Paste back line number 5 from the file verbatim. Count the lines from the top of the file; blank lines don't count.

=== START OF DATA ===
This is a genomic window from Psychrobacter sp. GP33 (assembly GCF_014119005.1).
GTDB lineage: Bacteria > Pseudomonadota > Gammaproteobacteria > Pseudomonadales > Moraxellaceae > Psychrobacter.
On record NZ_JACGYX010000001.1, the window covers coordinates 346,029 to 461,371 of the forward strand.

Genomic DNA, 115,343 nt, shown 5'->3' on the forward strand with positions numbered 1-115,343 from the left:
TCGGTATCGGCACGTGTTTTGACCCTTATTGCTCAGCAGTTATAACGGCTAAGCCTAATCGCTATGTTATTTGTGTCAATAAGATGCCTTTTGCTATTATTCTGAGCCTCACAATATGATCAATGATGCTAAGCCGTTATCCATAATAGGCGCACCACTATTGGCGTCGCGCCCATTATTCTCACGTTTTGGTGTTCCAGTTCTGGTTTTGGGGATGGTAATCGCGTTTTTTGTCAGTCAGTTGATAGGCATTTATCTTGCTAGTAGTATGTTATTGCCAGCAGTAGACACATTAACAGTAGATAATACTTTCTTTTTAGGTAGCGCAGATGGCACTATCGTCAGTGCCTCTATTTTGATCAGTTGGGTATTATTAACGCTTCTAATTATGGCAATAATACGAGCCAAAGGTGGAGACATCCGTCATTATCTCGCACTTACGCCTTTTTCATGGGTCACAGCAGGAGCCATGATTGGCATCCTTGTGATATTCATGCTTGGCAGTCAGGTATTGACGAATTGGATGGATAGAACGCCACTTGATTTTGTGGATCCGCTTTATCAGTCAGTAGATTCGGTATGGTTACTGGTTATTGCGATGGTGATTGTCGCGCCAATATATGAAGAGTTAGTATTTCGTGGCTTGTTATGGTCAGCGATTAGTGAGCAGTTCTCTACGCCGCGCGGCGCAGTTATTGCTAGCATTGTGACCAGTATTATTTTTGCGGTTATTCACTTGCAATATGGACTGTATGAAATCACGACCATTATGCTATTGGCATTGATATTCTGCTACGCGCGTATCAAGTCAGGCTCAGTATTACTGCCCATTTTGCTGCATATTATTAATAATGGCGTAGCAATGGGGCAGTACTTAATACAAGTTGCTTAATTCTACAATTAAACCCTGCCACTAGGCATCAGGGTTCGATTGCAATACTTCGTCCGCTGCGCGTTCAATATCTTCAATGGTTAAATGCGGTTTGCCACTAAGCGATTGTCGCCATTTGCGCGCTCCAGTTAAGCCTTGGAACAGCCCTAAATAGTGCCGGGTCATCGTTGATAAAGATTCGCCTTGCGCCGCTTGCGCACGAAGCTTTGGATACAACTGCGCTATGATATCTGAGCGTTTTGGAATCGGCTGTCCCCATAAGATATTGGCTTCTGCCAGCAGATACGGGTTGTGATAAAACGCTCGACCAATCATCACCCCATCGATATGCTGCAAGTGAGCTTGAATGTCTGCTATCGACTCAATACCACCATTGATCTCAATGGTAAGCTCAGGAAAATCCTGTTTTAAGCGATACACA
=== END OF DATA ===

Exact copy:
TCGGTATCGGCACGTGTTTTGACCCTTATTGCTCAGCAGTTATAACGGCTAAGCCTAATCGCTATGTTATTTGTGTCAATAAGATGCCTTTTGCTATTATTCTGAGCCTCACAATATGATCAATGATGCTAAGCCGTTATCCATAATAGGCGCACCACTATTGGCGTCGCGCCCATTATTCTCACGTTTTGGTGTTCCAGTTCTGGTTTTGGGGATGGTAATCGCGTTTTTTGTCAGTCAGTTGATAGGCATTTATCTTGCTAGTAGTATGTTATTGCCAGCAGTAGACACATTAACAGTAGATAATACTTTCTTTTTAGGTAGCGCAGATGGCACTATCGTCAGTGCCTCTATTTTGATCAGTTGGGTATTATTAACGCTTCTAATTATGGCAATAATACGAGCCAAAGGTGGAGACATCCGTCATTATCTCGCACTTACGCCTTTTTCATGGGTCACAGCAGGAGCCATGATTGGCATCCTTGTGATATTCATGCTTGGCAGTCAGGTATTGACGAATTGGATGGATAGAACGCCACTTGATTTTGTGGATCCGCTTTATCAGTCAGTAGATTCGGTATGGTTACTGGTTATTGCGATGGTGATTGTCGCGCCAATATATGAAGAGTTAGTATTTCGTGGCTTGTTATGGTCAGCGATTAGTGAGCAGTTCTCTACGCCGCGCGGCGCAGTTATTGCTAGCATTGTGACCAGTATTATTTTTGCGGTTATTCACTTGCAATATGGACTGTATGAAATCACGACCATTATGCTATTGGCATTGATATTCTGCTACGCGCGTATCAAGTCAGGCTCAGTATTACTGCCCATTTTGCTGCATATTATTAATAATGGCGTAGCAATGGGGCAGTACTTAATACAAGTTGCTTAATTCTACAATTAAACCCTGCCACTAGGCATCAGGGTTCGATTGCAATACTTCGTCCGCTGCGCGTTCAATATCTTCAATGGTTAAATGCGGTTTGCCACTAAGCGATTGTCGCCATTTGCGCGCTCCAGTTAAGCCTTGGAACAGCCCTAAATAGTGCCGGGTCATCGTTGATAAAGATTCGCCTTGCGCCGCTTGCGCACGAAGCTTTGGATACAACTGCGCTATGATATCTGAGCGTTTTGGAATCGGCTGTCCCCATAAGATATTGGCTTCTGCCAGCAGATACGGGTTGTGATAAAACGCTCGACCAATCATCACCCCATCGATATGCTGCAAGTGAGCTTGAATGTCTGCTATCGACTCAATACCACCATTGATCTCAATGGTAAGCTCAGGAAAATCCTGTTTTAAGCGATACACA